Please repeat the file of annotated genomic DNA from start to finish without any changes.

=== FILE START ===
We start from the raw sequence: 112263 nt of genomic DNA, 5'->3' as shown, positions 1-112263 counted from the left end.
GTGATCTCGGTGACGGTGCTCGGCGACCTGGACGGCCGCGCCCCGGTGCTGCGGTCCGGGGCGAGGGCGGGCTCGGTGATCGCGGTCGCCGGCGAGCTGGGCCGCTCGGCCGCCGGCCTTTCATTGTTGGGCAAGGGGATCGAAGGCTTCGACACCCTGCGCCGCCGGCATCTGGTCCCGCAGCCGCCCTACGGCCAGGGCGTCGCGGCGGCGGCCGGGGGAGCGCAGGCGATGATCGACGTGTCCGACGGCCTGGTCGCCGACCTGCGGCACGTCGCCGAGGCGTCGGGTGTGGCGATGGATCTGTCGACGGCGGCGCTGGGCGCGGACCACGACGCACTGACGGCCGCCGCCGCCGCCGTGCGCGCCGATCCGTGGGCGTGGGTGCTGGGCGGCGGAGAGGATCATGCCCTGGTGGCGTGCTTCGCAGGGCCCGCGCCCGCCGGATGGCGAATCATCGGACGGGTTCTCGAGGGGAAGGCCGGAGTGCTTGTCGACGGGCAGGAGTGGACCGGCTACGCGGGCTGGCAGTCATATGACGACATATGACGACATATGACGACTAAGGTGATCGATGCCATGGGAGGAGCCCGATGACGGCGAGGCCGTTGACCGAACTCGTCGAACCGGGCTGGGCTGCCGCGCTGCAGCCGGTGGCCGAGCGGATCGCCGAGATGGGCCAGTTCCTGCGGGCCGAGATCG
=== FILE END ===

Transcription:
We start from the raw sequence: 112263 nt of genomic DNA, 5'->3' as shown, positions 1-112263 counted from the left end.
GTGATCTCGGTGACGGTGCTCGGCGACCTGGACGGCCGCGCCCCGGTGCTGCGGTCCGGGGCGAGGGCGGGCTCGGTGATCGCGGTCGCCGGCGAGCTGGGCCGCTCGGCCGCCGGCCTTTCATTGTTGGGCAAGGGGATCGAAGGCTTCGACACCCTGCGCCGCCGGCATCTGGTCCCGCAGCCGCCCTACGGCCAGGGCGTCGCGGCGGCGGCCGGGGGAGCGCAGGCGATGATCGACGTGTCCGACGGCCTGGTCGCCGACCTGCGGCACGTCGCCGAGGCGTCGGGTGTGGCGATGGATCTGTCGACGGCGGCGCTGGGCGCGGACCACGACGCACTGACGGCCGCCGCCGCCGCCGTGCGCGCCGATCCGTGGGCGTGGGTGCTGGGCGGCGGAGAGGATCATGCCCTGGTGGCGTGCTTCGCAGGGCCCGCGCCCGCCGGATGGCGAATCATCGGACGGGTTCTCGAGGGGAAGGCCGGAGTGCTTGTCGACGGGCAGGAGTGGACCGGCTACGCGGGCTGGCAGTCATATGACGACATATGACGACATATGACGACTAAGGTGATCGATGCCATGGGAGGAGCCCGATGACGGCGAGGCCGTTGACCGAACTCGTCGAACCGGGCTGGGCTGCCGCGCTGCAGCCGGTGGCCGAGCGGATCGCCGAGATGGGCCAGTTCCTGCGGGCCGAGATCG